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Forum Replies

  1. Hi Taslim,

    There's no need to do this, the ASA will permit the site-to-site traffic by default. One thing to remember when configuring site-to-site VPNs is to configure NAT excemption. By default the ASA will translate all packets from the INSIDE, even when the destination is on the other side of the tunnel.


  2. Hi Zaman,

    Aggressive mode can be configured in the crypto map:

    ASA1(config)# crypto map MY_CRYPTO_MAP 10 set ikev1 phase1-mode aggressive

    And transport mode in the transform set:

    ASA1(config)# crypto ipsec ikev1 transform-set MY_TRANSFORM_SET mode ?         
    configure mode commands/options:
      transport  mode transport

    The first lifetime (ikev1 policy) is for phase 1 and the lifetime in the crypto map is for phase 2.


  3. Hi Rene,

    I modified the network in your example with a few more nodes on each site. The network diagram is attached.

    The IPSec tunnel is up. Ping from end node 1 to end node 2 is working.
    Ping and wget from End Node 1 to Web Server 1 is working and from End Node 2 to Web Server 2 is also working.

    However, the ping/wget from End node in one site to the web server on the other site is not working in either direction. When checked with ASA logs, the tunnel is set up and the ping is getting delivered to the web server, but the web server is not responding to the ping request.

    Can you please help me find out the issue?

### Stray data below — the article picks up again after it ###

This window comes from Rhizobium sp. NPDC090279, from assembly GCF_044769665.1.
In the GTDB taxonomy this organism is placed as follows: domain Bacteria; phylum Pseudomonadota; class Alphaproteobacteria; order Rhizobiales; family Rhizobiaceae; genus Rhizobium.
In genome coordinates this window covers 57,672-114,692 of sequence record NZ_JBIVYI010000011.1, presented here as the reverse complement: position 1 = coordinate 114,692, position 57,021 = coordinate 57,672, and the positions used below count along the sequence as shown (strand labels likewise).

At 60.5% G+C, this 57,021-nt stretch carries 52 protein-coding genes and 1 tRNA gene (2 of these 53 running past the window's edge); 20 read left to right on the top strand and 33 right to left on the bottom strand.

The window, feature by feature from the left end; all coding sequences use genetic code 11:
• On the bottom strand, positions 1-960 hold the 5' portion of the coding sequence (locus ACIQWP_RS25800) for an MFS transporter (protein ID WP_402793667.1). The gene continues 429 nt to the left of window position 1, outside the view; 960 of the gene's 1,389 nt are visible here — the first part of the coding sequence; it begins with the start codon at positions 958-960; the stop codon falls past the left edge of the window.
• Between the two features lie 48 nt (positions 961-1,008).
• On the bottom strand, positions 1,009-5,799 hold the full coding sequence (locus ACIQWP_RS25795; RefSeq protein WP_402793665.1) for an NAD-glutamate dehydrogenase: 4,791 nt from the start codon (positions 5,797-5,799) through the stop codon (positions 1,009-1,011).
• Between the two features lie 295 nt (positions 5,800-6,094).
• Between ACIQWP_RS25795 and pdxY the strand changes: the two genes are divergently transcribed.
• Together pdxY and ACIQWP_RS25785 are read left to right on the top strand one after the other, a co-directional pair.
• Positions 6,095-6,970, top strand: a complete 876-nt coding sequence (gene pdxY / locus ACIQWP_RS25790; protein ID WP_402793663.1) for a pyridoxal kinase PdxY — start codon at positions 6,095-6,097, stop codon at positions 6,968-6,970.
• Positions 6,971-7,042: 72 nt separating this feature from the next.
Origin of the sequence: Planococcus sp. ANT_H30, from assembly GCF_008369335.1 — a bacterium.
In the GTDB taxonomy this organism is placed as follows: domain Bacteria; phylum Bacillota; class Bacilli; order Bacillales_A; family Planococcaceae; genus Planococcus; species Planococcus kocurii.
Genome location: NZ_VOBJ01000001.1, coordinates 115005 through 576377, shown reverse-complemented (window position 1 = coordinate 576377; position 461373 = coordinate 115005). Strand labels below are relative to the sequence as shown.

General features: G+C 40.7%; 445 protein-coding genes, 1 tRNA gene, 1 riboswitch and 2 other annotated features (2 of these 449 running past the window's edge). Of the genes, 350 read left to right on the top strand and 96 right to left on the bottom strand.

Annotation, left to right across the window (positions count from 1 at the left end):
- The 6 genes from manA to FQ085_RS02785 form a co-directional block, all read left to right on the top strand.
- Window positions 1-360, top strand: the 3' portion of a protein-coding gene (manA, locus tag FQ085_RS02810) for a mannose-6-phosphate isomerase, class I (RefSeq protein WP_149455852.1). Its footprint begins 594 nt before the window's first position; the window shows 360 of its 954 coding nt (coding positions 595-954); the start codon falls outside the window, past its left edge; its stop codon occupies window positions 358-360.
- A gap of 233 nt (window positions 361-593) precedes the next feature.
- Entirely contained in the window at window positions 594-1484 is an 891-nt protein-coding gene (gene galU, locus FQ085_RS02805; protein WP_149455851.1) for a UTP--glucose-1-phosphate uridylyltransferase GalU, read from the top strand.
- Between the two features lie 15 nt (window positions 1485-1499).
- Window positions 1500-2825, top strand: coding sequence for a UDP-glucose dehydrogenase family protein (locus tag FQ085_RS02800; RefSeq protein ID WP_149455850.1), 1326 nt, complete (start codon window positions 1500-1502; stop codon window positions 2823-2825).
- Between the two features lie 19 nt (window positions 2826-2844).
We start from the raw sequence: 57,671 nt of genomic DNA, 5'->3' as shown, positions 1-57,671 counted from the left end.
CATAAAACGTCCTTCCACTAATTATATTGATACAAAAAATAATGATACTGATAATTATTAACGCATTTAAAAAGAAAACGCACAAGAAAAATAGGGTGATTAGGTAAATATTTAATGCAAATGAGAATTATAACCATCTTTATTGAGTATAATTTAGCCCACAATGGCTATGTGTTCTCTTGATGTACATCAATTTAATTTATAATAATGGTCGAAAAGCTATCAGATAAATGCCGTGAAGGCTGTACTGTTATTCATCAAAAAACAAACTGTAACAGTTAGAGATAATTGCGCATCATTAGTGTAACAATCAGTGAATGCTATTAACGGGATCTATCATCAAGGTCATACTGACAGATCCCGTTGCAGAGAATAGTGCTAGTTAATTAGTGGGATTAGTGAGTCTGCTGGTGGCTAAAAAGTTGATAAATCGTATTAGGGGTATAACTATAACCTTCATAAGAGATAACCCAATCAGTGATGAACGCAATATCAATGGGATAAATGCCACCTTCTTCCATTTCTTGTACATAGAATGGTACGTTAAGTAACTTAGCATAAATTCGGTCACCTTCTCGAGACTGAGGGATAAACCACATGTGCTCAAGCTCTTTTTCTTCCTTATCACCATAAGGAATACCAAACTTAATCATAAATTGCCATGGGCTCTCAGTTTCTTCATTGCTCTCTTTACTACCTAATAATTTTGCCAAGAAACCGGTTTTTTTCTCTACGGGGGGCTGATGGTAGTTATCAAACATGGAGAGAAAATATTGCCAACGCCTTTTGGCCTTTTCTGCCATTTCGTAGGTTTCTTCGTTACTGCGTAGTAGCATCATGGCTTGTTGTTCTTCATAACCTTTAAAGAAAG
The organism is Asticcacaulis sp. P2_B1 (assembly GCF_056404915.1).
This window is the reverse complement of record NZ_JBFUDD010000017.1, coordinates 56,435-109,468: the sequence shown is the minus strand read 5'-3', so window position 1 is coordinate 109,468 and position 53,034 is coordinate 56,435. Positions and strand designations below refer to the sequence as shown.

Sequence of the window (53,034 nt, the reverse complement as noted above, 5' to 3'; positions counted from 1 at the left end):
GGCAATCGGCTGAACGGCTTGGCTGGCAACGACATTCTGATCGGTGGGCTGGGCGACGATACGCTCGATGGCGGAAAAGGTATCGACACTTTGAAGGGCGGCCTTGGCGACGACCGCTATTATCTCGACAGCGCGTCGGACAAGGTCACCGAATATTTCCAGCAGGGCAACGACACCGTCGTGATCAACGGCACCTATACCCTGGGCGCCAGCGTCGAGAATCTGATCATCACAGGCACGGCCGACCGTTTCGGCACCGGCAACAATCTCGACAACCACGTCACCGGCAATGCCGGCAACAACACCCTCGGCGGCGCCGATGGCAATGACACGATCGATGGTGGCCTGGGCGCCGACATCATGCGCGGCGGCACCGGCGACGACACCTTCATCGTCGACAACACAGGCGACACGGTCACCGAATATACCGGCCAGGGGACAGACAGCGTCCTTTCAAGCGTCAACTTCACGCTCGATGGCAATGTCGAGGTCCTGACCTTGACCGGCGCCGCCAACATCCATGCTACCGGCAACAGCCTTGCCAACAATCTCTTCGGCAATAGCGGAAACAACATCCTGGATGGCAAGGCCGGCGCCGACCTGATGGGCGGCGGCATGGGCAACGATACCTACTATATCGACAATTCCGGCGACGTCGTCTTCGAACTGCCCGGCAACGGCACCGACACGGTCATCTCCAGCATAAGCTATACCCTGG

4. Hmm if you can ping from end node 1 to end node 2 then your IPsec tunnel is up and running. If you are able to ping within the local subnet then at least you know your IP addresses are configured correctly. Couple of things to check/try here:

    1. Do your webservers have a correct default gateway? Maybe they don't know how to get outside of their own subnet.

    2. The ACL that you use for your IPsec tunnel. Does it permit all traffic between and Make sure it matches the traffic that you want to get through the tunnel.


  5. Hello Kartika

    The command show crypto isa sa detail will show you the values for the encryption hash and so on, however it does not give you the number of the policy in use. Looking at the hash you can then determine the policy, however a more elegant way would be to initiate a debug crypto isakmp and bring the tunnel down and back up again and follow the phase one negotiation messages. The debug messages will show the router going through each individual policy until it finds a match and you can determine which policy was matched.

    I hope this has been helpful!


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